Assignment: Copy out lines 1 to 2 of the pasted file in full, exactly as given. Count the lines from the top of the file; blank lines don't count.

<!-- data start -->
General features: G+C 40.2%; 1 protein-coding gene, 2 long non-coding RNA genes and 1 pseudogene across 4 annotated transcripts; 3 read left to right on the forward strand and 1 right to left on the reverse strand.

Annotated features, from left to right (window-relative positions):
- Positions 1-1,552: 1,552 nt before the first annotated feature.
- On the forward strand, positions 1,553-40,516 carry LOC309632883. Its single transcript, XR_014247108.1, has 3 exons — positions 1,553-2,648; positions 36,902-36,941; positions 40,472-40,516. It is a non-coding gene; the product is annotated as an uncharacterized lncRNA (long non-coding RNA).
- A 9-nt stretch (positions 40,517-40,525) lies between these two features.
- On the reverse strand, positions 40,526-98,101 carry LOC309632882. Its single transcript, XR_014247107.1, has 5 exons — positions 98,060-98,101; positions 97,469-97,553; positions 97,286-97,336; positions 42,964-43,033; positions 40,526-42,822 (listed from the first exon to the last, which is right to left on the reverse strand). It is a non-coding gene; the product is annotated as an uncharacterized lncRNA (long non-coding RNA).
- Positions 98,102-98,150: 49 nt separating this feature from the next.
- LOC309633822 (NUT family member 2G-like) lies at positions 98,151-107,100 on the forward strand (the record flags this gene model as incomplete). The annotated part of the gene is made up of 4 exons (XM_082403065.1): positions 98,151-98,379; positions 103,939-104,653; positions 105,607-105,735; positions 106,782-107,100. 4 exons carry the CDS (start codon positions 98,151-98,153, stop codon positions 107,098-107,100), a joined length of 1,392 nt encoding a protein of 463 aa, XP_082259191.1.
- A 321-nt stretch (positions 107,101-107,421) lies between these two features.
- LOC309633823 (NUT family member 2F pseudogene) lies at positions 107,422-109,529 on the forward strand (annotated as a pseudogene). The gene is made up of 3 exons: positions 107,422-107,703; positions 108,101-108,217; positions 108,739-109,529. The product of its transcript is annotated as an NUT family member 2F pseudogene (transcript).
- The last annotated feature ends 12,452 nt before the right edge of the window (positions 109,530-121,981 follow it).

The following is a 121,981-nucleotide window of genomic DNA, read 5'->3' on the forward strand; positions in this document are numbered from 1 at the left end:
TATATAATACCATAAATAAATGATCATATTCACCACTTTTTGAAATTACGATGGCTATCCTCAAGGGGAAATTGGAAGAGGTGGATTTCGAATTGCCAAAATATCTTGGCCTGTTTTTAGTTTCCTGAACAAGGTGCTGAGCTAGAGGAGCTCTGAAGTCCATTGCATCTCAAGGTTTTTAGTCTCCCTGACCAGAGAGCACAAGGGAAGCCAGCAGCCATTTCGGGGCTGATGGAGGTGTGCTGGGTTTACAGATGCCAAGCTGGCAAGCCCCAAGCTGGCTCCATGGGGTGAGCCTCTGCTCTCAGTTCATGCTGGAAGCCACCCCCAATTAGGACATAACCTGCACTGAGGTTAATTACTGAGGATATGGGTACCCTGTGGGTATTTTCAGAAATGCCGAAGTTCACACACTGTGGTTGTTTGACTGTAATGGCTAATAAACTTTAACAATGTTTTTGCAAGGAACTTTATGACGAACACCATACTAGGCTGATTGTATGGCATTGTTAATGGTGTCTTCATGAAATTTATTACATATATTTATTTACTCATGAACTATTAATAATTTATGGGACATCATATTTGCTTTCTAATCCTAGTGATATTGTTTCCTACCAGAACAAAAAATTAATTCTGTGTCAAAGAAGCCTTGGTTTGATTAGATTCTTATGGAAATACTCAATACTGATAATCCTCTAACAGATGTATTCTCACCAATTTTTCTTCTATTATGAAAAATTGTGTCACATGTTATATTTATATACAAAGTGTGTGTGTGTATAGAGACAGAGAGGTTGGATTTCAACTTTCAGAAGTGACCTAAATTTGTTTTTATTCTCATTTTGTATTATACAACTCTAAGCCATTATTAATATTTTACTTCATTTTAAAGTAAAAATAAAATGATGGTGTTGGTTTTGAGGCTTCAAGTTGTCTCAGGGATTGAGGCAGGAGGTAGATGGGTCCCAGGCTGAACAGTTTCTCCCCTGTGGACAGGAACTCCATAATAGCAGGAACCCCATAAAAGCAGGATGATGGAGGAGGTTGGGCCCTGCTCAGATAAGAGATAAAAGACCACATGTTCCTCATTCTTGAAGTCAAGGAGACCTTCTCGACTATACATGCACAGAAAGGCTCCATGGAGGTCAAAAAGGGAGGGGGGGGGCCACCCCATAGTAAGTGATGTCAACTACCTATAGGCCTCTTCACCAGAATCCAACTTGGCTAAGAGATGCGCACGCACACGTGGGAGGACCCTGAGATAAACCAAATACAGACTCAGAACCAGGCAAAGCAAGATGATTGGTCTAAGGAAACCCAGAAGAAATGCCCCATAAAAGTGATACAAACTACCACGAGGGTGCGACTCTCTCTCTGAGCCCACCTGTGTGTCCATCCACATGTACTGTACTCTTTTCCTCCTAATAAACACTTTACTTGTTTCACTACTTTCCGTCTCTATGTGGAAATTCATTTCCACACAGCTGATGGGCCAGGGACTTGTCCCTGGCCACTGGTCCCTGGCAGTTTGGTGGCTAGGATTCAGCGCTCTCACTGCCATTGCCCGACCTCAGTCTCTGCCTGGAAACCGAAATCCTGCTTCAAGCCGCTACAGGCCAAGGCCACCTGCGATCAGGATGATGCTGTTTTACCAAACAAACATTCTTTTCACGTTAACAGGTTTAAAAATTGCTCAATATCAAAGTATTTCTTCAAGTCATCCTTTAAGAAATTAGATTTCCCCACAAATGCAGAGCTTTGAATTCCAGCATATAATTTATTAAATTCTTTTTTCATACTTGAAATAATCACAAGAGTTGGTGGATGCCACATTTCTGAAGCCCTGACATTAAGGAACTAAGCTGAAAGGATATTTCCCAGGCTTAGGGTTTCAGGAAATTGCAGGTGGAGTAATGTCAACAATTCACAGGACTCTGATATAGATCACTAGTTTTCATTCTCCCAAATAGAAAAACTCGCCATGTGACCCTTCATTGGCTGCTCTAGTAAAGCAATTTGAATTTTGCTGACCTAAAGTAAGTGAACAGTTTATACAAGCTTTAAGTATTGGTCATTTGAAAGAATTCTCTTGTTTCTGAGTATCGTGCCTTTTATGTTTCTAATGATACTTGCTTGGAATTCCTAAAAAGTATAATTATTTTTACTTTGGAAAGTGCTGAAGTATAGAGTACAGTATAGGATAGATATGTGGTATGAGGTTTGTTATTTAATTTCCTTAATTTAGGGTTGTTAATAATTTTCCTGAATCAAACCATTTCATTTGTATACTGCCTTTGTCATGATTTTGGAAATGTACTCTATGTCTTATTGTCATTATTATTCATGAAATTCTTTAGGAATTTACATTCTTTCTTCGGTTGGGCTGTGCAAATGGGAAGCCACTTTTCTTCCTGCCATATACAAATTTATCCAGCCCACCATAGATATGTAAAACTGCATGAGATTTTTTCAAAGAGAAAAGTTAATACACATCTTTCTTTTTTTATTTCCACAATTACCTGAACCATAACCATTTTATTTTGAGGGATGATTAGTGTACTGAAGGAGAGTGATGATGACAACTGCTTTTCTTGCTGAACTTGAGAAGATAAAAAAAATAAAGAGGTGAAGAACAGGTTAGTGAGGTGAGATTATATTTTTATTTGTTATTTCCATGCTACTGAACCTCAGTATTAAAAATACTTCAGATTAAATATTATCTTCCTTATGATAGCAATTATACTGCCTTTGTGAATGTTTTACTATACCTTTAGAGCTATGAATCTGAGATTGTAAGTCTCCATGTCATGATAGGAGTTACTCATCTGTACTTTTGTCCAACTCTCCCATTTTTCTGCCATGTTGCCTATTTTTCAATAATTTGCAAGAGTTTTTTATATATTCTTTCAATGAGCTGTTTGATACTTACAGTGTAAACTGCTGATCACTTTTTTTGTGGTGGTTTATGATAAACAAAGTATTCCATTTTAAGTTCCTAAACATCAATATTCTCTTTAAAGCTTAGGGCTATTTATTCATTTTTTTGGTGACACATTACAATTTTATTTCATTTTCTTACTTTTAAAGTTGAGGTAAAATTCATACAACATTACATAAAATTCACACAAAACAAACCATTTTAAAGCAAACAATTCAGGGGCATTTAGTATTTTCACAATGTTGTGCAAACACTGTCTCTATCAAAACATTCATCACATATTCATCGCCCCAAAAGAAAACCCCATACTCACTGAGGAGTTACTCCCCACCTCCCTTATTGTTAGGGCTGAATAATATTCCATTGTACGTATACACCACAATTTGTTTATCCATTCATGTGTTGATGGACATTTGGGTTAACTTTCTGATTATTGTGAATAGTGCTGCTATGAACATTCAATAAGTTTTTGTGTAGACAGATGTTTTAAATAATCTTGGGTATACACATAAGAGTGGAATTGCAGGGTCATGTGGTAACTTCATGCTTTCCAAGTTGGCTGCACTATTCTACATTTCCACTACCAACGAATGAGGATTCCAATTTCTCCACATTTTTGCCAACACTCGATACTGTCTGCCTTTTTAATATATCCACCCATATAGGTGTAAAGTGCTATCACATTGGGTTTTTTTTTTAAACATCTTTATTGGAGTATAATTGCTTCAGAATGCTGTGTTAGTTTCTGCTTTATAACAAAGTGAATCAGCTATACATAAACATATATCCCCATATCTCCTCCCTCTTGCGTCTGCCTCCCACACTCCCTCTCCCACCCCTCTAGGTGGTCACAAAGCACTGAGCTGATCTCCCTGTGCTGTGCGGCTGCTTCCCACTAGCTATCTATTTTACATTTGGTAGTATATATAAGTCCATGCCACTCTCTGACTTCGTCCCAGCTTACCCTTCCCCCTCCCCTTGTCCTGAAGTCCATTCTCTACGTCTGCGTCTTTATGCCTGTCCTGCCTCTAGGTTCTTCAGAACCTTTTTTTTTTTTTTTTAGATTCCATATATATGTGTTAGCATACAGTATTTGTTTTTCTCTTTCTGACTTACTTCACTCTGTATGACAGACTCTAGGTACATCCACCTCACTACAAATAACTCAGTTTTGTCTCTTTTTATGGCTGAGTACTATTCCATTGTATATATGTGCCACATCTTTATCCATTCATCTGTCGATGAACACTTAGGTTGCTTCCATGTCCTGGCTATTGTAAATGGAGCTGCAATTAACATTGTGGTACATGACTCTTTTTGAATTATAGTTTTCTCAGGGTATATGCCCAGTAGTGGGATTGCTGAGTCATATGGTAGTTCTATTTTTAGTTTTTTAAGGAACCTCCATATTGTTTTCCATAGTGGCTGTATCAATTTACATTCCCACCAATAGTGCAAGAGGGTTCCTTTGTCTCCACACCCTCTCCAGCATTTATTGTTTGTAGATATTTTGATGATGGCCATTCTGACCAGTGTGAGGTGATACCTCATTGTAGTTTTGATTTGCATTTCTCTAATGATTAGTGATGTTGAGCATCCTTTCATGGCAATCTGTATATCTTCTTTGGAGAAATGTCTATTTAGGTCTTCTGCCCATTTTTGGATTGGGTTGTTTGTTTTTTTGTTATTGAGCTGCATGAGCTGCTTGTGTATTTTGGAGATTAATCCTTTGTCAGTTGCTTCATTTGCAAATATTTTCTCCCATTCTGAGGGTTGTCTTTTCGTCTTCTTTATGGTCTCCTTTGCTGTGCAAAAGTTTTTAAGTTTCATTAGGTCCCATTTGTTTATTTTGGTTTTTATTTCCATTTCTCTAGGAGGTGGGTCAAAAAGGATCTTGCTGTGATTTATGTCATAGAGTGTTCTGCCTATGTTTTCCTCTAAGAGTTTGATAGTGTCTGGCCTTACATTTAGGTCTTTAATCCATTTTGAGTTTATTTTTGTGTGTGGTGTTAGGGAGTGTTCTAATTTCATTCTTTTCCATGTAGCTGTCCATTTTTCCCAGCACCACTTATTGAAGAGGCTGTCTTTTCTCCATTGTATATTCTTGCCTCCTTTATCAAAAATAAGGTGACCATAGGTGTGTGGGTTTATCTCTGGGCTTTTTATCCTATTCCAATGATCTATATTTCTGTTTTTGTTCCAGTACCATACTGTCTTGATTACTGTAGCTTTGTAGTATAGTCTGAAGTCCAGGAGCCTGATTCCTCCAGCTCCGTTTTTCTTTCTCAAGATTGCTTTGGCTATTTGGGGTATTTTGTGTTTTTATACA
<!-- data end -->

General features: G+C 40.2%; 1 protein-coding gene, 2 long non-coding RNA genes and 1 pseudogene across 4 annotated transcripts; 3 read left to right on the forward strand and 1 right to left on the reverse strand.

Annotated features, from left to right (window-relative positions):